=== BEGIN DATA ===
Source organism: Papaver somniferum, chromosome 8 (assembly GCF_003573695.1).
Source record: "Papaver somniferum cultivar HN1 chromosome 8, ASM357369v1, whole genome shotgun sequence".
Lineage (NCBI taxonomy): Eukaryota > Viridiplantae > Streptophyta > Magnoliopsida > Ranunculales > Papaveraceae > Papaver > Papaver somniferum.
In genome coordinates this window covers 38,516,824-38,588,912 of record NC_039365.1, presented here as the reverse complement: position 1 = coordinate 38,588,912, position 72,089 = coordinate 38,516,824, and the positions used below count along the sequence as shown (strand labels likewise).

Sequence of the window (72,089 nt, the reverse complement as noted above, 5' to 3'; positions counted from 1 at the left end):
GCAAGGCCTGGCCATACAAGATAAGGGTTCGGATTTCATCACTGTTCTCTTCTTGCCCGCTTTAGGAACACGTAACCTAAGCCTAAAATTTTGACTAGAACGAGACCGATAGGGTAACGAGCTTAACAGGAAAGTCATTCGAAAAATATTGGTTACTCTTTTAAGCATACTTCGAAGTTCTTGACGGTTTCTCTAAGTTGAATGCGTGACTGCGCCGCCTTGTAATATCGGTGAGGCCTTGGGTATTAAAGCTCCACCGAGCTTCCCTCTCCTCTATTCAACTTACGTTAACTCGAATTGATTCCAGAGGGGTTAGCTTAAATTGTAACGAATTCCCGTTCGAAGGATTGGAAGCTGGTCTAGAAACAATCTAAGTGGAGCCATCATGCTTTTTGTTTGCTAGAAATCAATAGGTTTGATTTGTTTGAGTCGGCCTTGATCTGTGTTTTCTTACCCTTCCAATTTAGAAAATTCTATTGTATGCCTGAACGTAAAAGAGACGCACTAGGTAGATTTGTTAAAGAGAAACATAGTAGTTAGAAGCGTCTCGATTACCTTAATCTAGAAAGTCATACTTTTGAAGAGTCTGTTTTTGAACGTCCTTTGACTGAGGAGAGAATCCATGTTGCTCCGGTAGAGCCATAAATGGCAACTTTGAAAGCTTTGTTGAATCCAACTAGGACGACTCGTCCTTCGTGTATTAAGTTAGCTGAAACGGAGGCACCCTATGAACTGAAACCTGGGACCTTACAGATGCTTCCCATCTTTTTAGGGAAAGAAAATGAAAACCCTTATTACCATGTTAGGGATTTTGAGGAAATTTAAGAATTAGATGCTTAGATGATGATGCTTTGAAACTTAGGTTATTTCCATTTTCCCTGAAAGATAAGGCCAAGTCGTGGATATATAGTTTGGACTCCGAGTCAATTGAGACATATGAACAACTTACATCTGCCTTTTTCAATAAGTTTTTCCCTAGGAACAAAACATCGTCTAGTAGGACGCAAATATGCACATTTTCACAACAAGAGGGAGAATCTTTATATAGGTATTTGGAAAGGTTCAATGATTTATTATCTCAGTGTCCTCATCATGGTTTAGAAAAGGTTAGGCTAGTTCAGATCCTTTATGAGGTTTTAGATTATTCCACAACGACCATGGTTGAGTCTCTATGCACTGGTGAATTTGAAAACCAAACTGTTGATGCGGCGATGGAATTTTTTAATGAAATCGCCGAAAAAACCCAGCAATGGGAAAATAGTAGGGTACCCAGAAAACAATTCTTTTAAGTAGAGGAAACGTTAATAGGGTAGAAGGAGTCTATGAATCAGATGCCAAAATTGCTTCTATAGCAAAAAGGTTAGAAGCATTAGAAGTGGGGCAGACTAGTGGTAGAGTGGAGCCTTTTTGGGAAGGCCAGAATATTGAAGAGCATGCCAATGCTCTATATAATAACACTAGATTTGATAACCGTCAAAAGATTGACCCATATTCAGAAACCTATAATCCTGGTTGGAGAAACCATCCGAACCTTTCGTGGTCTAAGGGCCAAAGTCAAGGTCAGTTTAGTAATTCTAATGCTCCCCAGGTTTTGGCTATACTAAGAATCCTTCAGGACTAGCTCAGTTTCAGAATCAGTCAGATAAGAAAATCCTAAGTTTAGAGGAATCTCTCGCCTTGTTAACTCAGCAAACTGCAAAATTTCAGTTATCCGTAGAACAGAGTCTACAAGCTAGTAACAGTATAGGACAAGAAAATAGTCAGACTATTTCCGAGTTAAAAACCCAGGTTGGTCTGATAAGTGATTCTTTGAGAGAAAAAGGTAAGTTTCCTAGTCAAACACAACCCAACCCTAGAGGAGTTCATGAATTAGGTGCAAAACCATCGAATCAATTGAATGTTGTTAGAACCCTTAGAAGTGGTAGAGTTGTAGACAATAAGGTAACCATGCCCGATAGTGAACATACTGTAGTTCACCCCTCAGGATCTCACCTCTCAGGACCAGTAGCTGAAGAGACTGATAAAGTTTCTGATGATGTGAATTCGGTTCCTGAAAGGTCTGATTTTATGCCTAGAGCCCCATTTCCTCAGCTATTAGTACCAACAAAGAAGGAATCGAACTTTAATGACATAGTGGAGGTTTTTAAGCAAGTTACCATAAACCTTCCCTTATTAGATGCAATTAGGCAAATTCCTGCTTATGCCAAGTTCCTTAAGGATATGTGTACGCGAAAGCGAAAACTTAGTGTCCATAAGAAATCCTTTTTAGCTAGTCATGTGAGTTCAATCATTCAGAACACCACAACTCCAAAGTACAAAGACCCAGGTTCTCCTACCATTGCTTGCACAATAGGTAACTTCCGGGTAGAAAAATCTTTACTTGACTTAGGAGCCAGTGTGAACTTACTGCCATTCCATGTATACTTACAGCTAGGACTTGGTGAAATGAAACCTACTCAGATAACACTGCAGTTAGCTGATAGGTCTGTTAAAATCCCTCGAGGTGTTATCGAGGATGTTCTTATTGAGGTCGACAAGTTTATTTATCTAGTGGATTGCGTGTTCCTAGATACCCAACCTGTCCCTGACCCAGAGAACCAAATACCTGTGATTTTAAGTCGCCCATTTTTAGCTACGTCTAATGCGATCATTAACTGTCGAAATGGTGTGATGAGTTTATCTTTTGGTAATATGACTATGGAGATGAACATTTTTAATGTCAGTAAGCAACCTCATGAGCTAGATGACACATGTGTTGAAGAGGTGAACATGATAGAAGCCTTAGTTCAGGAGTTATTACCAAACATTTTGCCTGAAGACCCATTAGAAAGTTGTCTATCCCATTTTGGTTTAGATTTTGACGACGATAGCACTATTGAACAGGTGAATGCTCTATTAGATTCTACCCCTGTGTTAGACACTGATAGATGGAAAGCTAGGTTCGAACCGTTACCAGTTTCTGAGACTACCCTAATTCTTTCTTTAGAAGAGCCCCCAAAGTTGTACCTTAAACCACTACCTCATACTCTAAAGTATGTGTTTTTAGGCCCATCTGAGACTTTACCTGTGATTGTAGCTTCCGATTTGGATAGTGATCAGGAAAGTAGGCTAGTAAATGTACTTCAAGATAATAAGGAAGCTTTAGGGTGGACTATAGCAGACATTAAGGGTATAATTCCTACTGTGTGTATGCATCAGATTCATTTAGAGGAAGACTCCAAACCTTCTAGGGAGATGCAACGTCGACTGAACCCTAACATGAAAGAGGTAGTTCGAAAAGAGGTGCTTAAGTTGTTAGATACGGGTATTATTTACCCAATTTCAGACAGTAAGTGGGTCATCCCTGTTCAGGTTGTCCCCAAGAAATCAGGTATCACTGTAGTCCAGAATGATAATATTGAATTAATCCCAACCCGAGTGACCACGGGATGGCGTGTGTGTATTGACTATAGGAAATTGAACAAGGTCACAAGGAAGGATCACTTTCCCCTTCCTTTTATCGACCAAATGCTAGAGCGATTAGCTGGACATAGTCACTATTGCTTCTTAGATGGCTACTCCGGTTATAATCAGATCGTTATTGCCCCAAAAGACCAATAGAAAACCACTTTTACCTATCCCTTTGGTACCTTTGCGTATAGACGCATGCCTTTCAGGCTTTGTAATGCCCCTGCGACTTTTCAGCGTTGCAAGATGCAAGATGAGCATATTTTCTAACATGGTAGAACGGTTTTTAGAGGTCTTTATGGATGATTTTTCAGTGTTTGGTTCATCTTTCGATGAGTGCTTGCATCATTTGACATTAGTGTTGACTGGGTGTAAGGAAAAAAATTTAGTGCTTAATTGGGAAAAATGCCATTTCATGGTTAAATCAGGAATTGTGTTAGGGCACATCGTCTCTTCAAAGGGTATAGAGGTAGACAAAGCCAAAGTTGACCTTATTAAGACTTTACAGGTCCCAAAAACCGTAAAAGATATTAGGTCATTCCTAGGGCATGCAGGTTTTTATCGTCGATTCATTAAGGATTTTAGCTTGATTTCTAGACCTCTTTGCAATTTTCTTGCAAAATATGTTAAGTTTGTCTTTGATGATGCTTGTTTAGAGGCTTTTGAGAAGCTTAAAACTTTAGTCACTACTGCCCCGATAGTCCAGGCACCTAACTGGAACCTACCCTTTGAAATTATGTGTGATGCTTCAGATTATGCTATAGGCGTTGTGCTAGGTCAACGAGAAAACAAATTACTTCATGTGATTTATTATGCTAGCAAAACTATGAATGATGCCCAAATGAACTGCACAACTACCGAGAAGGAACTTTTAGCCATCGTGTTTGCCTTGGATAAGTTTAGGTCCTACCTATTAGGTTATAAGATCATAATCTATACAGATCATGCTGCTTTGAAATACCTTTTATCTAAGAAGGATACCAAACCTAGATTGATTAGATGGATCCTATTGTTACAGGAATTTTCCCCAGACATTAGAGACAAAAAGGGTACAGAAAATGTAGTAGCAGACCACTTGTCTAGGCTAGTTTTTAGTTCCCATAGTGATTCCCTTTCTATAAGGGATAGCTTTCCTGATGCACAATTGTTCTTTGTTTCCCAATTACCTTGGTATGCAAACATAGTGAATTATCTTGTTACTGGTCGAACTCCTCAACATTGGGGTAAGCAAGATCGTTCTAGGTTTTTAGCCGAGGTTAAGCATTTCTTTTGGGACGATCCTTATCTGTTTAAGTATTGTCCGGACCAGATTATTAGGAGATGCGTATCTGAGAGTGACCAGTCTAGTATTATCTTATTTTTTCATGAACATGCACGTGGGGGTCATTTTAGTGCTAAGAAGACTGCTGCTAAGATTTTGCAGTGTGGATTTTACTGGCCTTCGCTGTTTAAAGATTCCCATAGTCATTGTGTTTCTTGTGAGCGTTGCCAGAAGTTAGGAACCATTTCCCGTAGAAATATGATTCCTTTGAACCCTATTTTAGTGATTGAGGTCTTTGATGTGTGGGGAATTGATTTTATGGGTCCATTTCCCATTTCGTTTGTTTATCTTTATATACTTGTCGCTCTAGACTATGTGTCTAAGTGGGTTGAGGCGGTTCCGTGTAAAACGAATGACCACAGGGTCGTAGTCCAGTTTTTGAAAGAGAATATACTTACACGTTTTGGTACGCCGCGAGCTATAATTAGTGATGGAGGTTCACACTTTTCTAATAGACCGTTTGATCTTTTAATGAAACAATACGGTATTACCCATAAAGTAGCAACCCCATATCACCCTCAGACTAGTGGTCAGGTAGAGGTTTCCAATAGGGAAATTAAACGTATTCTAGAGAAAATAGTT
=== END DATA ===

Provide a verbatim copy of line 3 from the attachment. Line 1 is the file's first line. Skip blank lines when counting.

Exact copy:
Lineage (NCBI taxonomy): Eukaryota > Viridiplantae > Streptophyta > Magnoliopsida > Ranunculales > Papaveraceae > Papaver > Papaver somniferum.